Insurance requirements for studying in Switzerland as a researcher, postdoc or teacher
Insurance information for Switzerland
If you are going to study and live in Switzerland, you want to be fully prepared before starting your adventure. Among other things, you want to make sure your insurance covers everything you need, without paying too much.
Health insurance coverage is mandatory for any person residing in Switzerland for more than three months. The compulsory basic insurance covers medical treatment in the event of illness and accident.
Students from EU/EEA countries
Students from EU/EEA countries, who are in possession of valid health insurance in their home country, may use the European Health Insurance Card (see FAQ EHIC). This is a free card that gives you access to medically necessary, state-provided healthcare during a temporary stay in any of the 27 EU countries, Iceland, Liechtenstein, Norway and Switzerland under the same conditions and at the same cost (free in some countries) as people insured in that country. Please note that EHIC is according to EU recommendations not an alternative for Travel Insurance. EHIC does not guarantee free services. As each country’s healthcare system is different services that cost nothing at home might not be free in another country.
Students without a European Health Insurance Card
Students without a European Health Insurance Card, should be covered by private health insurance for their stay in Switzerland.
Health insurance coverage is mandatory for any person residing in Switzerland for more than three months. The compulsory basic insurance covers medical treatment in the event of illness and accident. Students without a European Health Insurance Card, should be covered by private health insurance for their stay in Switzerland.
However, as an international student, special provisions might apply to you, and depending on your situation, an exemption is possible.
You could be exempted from the compulsory insurance in Switzerland if you have an equivalent insurance, according to the Health Insurance Act (KVG). An exemption is possible for three years at the most. On request, you can extend it for a further three years. Afterwards, you will automatically fall under the compulsory health insurance in Switzerland.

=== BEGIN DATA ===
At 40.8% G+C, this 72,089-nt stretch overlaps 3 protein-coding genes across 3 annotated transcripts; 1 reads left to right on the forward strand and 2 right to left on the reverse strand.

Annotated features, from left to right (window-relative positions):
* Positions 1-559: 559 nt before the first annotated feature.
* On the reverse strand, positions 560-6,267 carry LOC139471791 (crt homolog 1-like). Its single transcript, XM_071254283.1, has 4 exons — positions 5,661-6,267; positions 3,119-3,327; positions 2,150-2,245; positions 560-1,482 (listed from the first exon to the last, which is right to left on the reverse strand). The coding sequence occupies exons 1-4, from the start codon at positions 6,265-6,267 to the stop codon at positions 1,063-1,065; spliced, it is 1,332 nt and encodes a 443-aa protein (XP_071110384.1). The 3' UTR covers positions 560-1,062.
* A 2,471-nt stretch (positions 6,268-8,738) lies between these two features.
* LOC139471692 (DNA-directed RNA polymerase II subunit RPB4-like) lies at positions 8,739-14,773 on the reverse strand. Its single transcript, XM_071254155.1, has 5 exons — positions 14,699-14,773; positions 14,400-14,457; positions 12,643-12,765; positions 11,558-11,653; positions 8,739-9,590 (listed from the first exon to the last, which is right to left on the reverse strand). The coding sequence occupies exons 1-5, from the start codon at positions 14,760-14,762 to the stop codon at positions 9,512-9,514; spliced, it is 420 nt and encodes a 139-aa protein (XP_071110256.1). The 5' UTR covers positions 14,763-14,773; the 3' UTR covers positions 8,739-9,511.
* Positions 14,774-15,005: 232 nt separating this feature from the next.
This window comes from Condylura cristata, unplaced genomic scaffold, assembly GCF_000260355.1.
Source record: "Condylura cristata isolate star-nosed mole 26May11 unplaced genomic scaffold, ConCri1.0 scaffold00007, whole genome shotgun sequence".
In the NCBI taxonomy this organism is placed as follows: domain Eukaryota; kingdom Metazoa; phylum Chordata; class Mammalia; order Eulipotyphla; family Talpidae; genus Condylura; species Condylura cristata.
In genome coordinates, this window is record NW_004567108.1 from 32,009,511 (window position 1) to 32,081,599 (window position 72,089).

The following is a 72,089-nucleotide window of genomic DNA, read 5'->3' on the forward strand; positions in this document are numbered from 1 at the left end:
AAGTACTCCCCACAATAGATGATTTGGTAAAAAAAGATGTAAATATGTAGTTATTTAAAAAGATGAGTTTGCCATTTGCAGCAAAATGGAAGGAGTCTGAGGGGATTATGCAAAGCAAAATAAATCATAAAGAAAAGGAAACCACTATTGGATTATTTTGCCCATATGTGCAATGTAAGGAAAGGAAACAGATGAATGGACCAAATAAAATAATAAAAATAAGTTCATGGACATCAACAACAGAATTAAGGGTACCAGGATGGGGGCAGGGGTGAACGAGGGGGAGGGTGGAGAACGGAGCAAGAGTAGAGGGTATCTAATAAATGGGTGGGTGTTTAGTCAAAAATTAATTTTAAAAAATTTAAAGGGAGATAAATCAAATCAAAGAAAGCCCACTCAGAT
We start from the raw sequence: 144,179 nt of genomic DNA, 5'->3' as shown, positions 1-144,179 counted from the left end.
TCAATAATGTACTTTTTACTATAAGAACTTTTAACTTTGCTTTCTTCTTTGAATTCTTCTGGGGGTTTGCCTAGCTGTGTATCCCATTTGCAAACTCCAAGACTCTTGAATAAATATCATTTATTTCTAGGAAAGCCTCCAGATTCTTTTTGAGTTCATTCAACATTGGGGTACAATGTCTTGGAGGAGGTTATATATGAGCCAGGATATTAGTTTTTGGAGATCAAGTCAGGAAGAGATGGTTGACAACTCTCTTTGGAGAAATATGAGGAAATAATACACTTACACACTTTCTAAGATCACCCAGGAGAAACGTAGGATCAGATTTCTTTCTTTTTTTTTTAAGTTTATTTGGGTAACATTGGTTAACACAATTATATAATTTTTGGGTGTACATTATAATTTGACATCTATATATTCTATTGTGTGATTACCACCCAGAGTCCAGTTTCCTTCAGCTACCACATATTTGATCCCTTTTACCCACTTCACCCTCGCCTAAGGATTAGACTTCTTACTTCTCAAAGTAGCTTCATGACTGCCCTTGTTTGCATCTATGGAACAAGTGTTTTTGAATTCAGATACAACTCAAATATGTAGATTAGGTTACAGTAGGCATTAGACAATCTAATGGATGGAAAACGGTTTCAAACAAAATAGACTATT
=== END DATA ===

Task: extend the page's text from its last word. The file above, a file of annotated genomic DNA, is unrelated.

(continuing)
Together with your request for exemption, you have to supply some documents to THE OFFICE IN YOUR CANTON (some cantons charge a fee for the request):
- copy of the residence permit in Switzerland
- copy of the insurance policy: (legal insurance: EHIC (European Health Insurance Card); private insurance: confirmation of the insurer)
- copy of the confirmation of enrolment or confirmation of education
- copy of the internship contract/employment contract
No worries, we've got you covered. Together with our partner Aon, we are going to make sure you get the perfect insurance package. Your study abroad adventure will be awesome, but insured for all risks, including health care.
Is this enough?
It is important to understand that the EHIC (European Health Insurance Card) is not always enough, Please note that EHIC is according to EU recommendations not an alternative for Travel Insurance, and that the local offered health insurance will probably not cover:
- (Additional) medical costs
- Home contents and baggage
- Legal aid
- Worldwide cover
You will need an insurance policy also covering, but also arranging for you, for example:
- You returning home if a close relative is seriously ill or dies;
- Up to two close relatives visiting you in if you fall seriously ill;
- Your medical repatriation to your home country for hospitalization or rehabilitation treatment;
- or in the worst possible situation, returning a body home for burial.
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About SwitzerlandSwitzerland's thriving economy and high living standards reflect its advanced free-market system. The country's renowned universities excel in various fields such as Business, Tourism, Culinary Arts, and Engineering. Compared to Western counterparts, Swiss universities offer affordable tuition fees and world-class education, particularly in PhD programs. Embracing a multilingual environment, you can explore languages like German, French, or Italian. Settling in Switzerland offers low unemployment rates and above-average salaries, making it an attractive destination.
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